The open world is, just as its name implies, a world. It’s the environment that the game’s story and events take place in: the window dressing that allows us to believe and enjoy what we’re experiencing. It’s shouldn’t be the basis for defining a genre, nor should it define a single game. For L.A. Noire, the open world is all about atmosphere, not simply being an “open-world game.”

When we play as a homicide detective in L.A., we want to have a sense that L.A. itself is somehow important to the cases that we’ve solving. That we’re a part of the world in which we’ve working. That each case isn’t just some disconnected murder taking place at a series of locations that we’re magically teleported to once we’ve found all the clues. Would anyone really want that? Investigations that take place in stages, moving from case to case with no sense that we’re in an actual place. It sounds dreadful.

So instead, we’ve presented with an open world in which we can enjoy a story that moves us from point a to point b. While it may not be a sandbox, it’s still important that those minor choices are there. We can take different routes to a crime scene. We can explore the city if we want to forget about the story for a moment. And best of all, while we’re driving from one crime scene to the next, we get to enjoy a living world as it passes by us, as its sights and sounds penetrate our consciousness and make us feel like we’re there.

Of course, both Mafia 2 and L.A. Noire make some really silly choices that remind us that they are indeed very derivative of sandbox games, and even the smallest choices do a huge disservice to the games as a whole. One of which is Mafia 2’s Playboy scavenger hunt. I mean, it’s an open world game, so there has to be some sort of collectible included, right? Why not scatter a bunch of magazines around the world and make players search environments for them as they attempt to remind themselves that the situations they’re in are supposed to be urgent and dangerous. It was a stupid choice, serving only to make us waste time and remind us that this is, in fact, not a sandbox game.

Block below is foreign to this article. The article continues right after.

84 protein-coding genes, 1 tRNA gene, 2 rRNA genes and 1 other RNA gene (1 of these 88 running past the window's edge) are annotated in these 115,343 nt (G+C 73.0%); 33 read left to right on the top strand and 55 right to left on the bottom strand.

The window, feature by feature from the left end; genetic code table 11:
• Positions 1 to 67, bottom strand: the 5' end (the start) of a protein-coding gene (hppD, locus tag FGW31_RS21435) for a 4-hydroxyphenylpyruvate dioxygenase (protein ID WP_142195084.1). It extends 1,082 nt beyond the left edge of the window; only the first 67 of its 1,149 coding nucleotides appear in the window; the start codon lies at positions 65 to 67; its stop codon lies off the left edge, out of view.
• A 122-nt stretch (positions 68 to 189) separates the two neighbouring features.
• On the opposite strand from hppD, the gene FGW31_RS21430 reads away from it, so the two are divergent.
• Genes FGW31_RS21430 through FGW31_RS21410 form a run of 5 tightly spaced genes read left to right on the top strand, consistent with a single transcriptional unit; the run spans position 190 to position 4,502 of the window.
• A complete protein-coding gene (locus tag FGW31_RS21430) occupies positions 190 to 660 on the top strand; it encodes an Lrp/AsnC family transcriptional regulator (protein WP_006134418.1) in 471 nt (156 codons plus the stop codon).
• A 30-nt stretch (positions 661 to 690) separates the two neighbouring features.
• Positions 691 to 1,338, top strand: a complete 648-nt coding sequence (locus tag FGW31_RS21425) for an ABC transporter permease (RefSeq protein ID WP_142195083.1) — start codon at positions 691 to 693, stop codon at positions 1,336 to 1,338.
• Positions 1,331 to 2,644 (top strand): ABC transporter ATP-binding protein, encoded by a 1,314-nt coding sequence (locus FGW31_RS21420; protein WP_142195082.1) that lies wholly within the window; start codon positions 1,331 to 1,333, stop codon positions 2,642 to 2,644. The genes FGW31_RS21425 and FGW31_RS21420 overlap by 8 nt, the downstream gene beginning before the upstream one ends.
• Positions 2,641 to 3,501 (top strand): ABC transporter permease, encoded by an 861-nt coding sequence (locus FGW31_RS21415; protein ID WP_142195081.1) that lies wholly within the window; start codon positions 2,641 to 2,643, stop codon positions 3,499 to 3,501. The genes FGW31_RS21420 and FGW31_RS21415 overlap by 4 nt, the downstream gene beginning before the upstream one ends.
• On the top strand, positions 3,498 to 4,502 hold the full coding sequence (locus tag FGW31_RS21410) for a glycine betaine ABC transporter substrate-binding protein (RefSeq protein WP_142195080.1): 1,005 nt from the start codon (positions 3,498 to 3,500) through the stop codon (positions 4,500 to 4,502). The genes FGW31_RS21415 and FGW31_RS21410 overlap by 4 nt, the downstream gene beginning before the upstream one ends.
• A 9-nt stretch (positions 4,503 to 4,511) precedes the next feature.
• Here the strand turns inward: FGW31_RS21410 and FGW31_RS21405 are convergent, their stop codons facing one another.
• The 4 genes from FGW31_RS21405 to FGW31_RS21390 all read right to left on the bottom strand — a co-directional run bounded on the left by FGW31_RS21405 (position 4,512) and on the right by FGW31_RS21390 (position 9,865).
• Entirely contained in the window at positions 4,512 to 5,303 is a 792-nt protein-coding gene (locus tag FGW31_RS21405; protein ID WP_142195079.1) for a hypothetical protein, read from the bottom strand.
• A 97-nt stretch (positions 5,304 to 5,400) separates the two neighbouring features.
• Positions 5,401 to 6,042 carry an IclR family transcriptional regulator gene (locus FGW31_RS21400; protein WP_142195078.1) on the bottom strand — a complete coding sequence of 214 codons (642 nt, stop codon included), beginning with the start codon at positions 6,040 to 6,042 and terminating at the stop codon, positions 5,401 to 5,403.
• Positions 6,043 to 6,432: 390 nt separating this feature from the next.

Mafia 2

Similarly, L.A. Noire throws in a lot of silly extras that don’t make any sense to the story, gameplay, or atmosphere. The silliest is the tracking of cars that your character has driven. Drive every vehicle in the city, unlock an achievement or trophy. What? Why? We’re expected to take time off from crime solving to walk around and get in and out of cars? And in most cases, we’d be required to commandeer those vehicles. How does that make any sense?

How about the random street crimes that we can respond to? Not a terrible idea, and decently fitting based on the game’s overall premise. But, like many sandbox games, these are repetitive and uninteresting. Go to a location, run after a dude, shoot some people — it’s another example of a typical sandbox element: the side mission. Why do they need to be in L.A. Noire? Do we really need to be distracted from the part of the game that’s actually interesting and central: the investigating? Oh right, we can’t forget the hidden film reels. God.

Open-world, non-sandbox games need a new philosophy to separate themselves from Grand Theft Auto, Just Cause, The Saboteur, and the like. Those games are all fantastically enjoyable when you’re looking to that specific experience, but not every third-person action game in an open world needs to offer that same experience, or even any of the same elements. Instead, stick to a tighter focus and make that core, linear gameplay far more impressive. At least the open world will ensure your game doesn’t turn out like the first thirty hours of Final Fantasy 13. When you put in the first corridor, it’s time to abandon ship. Please.

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Andrew Kauz